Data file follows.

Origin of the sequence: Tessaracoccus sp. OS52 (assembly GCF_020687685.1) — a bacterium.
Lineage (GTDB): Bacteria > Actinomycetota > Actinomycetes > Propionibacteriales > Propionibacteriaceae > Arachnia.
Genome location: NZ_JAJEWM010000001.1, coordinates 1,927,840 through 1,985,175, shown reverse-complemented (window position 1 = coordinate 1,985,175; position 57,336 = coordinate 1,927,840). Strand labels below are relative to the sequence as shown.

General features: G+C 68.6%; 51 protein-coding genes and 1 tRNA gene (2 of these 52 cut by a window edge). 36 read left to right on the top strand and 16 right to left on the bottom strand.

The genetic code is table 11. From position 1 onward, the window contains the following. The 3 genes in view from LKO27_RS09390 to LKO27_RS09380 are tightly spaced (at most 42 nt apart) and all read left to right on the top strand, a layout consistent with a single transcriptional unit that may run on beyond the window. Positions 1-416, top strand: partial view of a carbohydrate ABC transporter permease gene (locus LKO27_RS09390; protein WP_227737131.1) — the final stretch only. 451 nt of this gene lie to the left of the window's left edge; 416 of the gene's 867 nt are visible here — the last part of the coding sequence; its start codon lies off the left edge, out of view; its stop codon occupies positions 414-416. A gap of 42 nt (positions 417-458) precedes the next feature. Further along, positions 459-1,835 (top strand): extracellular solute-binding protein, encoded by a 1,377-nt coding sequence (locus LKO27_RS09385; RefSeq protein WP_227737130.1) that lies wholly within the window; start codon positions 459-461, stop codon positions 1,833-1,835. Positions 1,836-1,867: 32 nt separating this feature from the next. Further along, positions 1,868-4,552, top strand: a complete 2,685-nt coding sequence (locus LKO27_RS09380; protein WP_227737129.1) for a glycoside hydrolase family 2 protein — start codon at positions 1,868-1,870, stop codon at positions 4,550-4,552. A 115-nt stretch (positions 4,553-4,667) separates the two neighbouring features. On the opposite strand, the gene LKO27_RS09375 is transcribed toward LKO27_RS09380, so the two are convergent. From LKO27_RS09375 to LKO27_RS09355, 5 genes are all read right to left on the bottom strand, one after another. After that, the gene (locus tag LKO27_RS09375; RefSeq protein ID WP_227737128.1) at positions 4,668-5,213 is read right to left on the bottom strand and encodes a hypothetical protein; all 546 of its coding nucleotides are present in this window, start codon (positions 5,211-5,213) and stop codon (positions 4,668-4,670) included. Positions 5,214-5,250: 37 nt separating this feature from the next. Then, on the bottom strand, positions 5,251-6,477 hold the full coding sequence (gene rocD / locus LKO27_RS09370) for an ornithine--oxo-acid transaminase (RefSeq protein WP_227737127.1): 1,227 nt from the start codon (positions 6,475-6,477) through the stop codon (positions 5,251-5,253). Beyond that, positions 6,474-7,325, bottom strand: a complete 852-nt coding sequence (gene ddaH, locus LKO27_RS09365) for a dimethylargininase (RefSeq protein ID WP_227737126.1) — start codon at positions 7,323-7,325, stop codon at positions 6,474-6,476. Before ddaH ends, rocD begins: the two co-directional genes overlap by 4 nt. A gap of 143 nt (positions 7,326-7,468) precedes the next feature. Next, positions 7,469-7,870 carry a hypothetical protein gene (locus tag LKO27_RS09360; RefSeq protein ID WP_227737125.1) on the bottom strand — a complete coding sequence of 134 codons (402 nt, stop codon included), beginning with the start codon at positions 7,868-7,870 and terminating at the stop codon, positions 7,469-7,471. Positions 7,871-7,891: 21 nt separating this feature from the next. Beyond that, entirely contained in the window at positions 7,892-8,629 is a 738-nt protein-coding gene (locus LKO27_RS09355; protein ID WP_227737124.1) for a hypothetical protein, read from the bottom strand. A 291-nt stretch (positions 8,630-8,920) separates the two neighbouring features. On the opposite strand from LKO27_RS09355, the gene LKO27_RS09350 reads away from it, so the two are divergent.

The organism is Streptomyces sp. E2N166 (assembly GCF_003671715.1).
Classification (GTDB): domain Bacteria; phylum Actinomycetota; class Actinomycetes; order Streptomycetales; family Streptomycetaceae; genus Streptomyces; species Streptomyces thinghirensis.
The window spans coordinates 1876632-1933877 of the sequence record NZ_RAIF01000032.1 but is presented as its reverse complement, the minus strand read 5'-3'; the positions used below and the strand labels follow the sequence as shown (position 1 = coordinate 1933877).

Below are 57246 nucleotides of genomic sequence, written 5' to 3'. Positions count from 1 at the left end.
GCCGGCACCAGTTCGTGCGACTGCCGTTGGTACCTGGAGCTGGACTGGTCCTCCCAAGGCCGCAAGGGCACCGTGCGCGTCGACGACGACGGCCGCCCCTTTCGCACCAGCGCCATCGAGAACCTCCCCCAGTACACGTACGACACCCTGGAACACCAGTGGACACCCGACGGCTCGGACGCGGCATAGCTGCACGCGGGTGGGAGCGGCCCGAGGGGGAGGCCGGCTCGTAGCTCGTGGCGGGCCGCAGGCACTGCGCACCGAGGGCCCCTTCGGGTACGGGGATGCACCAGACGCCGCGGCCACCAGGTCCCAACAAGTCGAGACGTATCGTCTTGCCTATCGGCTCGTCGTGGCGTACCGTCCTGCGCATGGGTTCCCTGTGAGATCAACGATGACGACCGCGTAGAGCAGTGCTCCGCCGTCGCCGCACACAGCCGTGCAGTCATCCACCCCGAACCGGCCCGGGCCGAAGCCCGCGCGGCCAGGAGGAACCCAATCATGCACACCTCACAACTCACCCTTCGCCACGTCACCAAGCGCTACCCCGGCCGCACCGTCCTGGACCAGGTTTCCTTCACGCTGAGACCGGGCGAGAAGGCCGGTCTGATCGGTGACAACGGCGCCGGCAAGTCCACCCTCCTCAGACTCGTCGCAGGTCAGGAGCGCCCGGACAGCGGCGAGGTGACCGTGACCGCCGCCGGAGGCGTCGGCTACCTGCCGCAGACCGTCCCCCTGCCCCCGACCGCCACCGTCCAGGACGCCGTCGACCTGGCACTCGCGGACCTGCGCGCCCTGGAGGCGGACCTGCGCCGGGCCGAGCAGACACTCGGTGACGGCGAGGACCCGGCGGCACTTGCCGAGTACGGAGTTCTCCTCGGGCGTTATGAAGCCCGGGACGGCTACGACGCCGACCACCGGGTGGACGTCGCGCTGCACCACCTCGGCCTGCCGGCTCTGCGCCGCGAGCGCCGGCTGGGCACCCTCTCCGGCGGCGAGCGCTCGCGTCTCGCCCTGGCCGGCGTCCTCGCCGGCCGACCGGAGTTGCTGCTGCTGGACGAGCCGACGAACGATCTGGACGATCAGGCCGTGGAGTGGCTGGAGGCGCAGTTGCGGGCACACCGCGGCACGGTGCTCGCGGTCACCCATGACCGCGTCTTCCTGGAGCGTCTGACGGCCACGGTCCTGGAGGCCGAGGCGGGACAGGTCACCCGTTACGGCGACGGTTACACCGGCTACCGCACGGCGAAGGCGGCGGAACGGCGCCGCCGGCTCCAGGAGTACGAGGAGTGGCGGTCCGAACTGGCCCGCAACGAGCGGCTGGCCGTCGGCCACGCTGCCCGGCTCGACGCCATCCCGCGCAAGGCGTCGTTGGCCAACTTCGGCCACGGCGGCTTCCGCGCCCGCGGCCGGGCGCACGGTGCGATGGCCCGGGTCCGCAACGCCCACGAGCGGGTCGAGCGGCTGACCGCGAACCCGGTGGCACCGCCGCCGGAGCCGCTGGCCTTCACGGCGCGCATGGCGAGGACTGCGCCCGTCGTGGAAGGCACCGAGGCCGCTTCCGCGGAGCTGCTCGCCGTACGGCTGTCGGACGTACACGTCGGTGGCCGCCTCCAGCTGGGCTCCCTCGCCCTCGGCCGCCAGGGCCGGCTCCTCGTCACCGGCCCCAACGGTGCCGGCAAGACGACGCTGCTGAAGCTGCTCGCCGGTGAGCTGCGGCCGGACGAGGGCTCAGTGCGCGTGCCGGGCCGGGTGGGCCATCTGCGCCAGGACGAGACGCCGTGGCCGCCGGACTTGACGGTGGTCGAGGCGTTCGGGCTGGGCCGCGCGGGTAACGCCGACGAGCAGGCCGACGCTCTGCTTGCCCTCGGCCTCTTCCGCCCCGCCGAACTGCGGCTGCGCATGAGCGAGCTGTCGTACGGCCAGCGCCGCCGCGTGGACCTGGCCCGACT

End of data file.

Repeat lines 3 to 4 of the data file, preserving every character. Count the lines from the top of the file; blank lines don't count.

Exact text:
Genome location: NZ_JAJEWM010000001.1, coordinates 1,927,840 through 1,985,175, shown reverse-complemented (window position 1 = coordinate 1,985,175; position 57,336 = coordinate 1,927,840). Strand labels below are relative to the sequence as shown.

General features: G+C 68.6%; 51 protein-coding genes and 1 tRNA gene (2 of these 52 cut by a window edge). 36 read left to right on the top strand and 16 right to left on the bottom strand.